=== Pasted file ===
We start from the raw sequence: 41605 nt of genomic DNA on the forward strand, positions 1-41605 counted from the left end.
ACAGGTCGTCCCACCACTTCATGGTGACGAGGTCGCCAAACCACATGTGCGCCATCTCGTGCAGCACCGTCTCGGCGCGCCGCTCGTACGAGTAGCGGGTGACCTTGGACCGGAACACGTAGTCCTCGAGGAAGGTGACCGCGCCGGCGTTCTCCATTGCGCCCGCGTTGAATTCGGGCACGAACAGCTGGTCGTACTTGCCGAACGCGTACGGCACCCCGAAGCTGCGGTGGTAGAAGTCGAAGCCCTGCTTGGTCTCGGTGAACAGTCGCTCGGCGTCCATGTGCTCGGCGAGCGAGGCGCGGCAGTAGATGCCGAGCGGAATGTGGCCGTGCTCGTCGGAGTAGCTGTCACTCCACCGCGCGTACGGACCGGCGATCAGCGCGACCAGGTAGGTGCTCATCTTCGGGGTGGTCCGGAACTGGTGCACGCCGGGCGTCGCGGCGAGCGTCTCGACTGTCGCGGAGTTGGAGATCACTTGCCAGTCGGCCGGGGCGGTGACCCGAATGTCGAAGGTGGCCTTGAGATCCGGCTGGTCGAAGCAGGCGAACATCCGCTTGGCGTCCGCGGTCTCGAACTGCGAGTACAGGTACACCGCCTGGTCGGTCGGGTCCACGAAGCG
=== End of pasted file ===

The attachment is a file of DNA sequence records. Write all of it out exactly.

We start from the raw sequence: 41605 nt of genomic DNA on the forward strand, positions 1-41605 counted from the left end.
ACAGGTCGTCCCACCACTTCATGGTGACGAGGTCGCCAAACCACATGTGCGCCATCTCGTGCAGCACCGTCTCGGCGCGCCGCTCGTACGAGTAGCGGGTGACCTTGGACCGGAACACGTAGTCCTCGAGGAAGGTGACCGCGCCGGCGTTCTCCATTGCGCCCGCGTTGAATTCGGGCACGAACAGCTGGTCGTACTTGCCGAACGCGTACGGCACCCCGAAGCTGCGGTGGTAGAAGTCGAAGCCCTGCTTGGTCTCGGTGAACAGTCGCTCGGCGTCCATGTGCTCGGCGAGCGAGGCGCGGCAGTAGATGCCGAGCGGAATGTGGCCGTGCTCGTCGGAGTAGCTGTCACTCCACCGCGCGTACGGACCGGCGATCAGCGCGACCAGGTAGGTGCTCATCTTCGGGGTGGTCCGGAACTGGTGCACGCCGGGCGTCGCGGCGAGCGTCTCGACTGTCGCGGAGTTGGAGATCACTTGCCAGTCGGCCGGGGCGGTGACCCGAATGTCGAAGGTGGCCTTGAGATCCGGCTGGTCGAAGCAGGCGAACATCCGCTTGGCGTCCGCGGTCTCGAACTGCGAGTACAGGTACACCGCCTGGTCGGTCGGGTCCACGAAGCG